Martin Luther King, Jr. Memorial and the danger of the misquote
Martin Luther King Jr. was misquoted on the memorial in his name, leaving workers scrambling to fix his words in time for the 50th anniversary of the March on Washington.
In advance of the official date of the 50th anniversary of the March on Washington, workers scrambled to complete refinishing part of the Martin Luther King, Jr. Memorial in Washington where a disputed inscription was recently removed. The repair job is a vivid reminder of the problems that can result from not getting a quote just right. It’s a lesson worth remembering for authors who must use quotation in their work.
The King monument included a paraphrase that read: “I was a drum major for justice, peace and righteousness.” Here’s what King actually said: “Yes, if you want to say that I was a drum major, say that I was a drum major for justice. Say that I was a drum major for peace. I was a drum major for righteousness. And all of the other things will not matter.”
Critics of the paraphrase argued that it made King sound egotistical, while his original quote was much more self-effacing. The paraphrase also lacks the appealing rhythm of King’s rhetoric, which had been refined by his years in the pulpit.
It’s easy for most of us to see that this mangling of King’s words was wrong-headed, but the larger lesson is that this kind of misquotation goes on all the time, most visibly in the work of sloppy writers and researchers. Thanks to the Internet, misquotation tends to spread more widely than it once did, becoming rooted in the popular discourse and taking on a life of its own.
Just ask Martha White, the granddaughter of the late author and essayist E.B. White, who compiled “In The Words of E.B. White,” a collection of her grandfather’s most memorable quotations. Part of her motivation for the project was the opportunity to correct the E.B. White misquotes frequently found on the Internet and in public presentations. “Quotations have a way of shape-shifting, and like the best shape-shifters in mythology or fairytales, they can unexpectedly take on the characteristics of the work entirely,” Martha White wrote in an essay on the phenomenon.
As a case in point, she mentioned this ersatz E.B. White quote that spanned a lecture screen at 2011 Harvard Business School Conference: “I get up every morning determined both to change the world and to have one hell of a good time. Sometimes this makes planning the day difficult.”
Here are E.B. White’s actual words: “If the world were merely seductive, that would be easy. If it were merely challenging, that would be no problem. But I arise in the morning torn between a desire to improve (or save) the world and a desire to enjoy (or savor) the world. This makes it hard to plan the day.”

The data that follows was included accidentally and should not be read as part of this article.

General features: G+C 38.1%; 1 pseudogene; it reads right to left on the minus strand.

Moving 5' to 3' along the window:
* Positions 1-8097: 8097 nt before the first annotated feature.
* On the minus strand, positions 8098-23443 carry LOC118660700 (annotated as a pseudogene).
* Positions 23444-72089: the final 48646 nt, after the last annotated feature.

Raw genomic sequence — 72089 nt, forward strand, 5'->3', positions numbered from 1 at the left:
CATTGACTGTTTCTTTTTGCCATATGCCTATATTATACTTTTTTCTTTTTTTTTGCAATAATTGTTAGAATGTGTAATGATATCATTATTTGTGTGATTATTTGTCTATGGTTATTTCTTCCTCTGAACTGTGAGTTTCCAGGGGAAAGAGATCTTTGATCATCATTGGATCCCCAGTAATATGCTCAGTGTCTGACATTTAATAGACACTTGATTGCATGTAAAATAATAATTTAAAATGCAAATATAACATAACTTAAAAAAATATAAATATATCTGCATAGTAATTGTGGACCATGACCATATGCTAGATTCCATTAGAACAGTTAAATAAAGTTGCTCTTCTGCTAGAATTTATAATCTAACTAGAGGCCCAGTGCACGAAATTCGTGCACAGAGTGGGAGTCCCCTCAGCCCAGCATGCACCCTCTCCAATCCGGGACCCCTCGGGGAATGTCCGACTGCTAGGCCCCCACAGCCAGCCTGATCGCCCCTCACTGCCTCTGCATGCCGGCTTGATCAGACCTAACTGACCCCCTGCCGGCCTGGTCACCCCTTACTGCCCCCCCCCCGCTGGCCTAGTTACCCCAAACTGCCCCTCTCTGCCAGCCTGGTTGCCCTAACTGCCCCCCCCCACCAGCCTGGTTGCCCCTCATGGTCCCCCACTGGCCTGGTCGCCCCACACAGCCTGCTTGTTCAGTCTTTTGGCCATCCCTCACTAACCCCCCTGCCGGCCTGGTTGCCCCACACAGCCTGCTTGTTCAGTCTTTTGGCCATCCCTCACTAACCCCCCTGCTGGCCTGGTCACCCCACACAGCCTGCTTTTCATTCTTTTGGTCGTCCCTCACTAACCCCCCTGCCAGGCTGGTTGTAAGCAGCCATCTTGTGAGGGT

To the casual reader, the basic sense of these quotes seems the same, but only the original conveys the careful way that White’s mind worked. The misquote expresses flippancy, while White’s real words capture his sublime method for sorting his way toward a small truth.
Such examples underscore why journalists and historians have a special obligation to quote their subjects correctly. But accurate quotation isn’t always a clear-cut matter of right versus wrong, as I discovered when I wrote a book about a pivotal season in the life of John James Audubon. English was a second language for Audubon, who grew up as a Frenchman, and his journals are thick with misspellings and grammatical lapses than can make his words tough sledding for the general reader.
In the interest of clarity, I usually cleaned up these mistakes when quoting Audubon, assuming that the famous bird artist obviously wrote in order to be understood, and that he would certainly agree with my editorial assistance.
But Audubon scholar Christoph Irmscher, who read a first draft of my manuscript, noted that Audubon’s imperfect English was an important part of his immigrant identity. Was I sanitizing this reality, even with the best of intentions?
I hit upon a compromise, retaining my edits to keep Audubon’s observations more readable, but including a note in my text alerting readers to what I had done, then referring them to the source material I had used in case they wanted to encounter Audubon in his unaltered form.
My dilemma points to a common challenge faced by journalists and other writers of nonfiction. Novelists and short story writers can have their characters say whatever the author wants. We nonfiction writers also like to shape our work to tell a compelling story. But in using quotation, we have to remember that we don’t get to choose what our subjects say; they do.
Danny Heitman, a columnist for The Advocate in Baton Rouge, is the author of A Summer of Birds: John James Audubon at Oakley House.